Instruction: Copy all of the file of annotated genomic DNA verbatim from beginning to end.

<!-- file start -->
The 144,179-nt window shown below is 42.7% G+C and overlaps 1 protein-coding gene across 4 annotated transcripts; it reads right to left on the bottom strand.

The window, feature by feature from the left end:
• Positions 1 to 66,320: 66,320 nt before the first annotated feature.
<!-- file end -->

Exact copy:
The 144,179-nt window shown below is 42.7% G+C and overlaps 1 protein-coding gene across 4 annotated transcripts; it reads right to left on the bottom strand.

The window, feature by feature from the left end:
• Positions 1 to 66,320: 66,320 nt before the first annotated feature.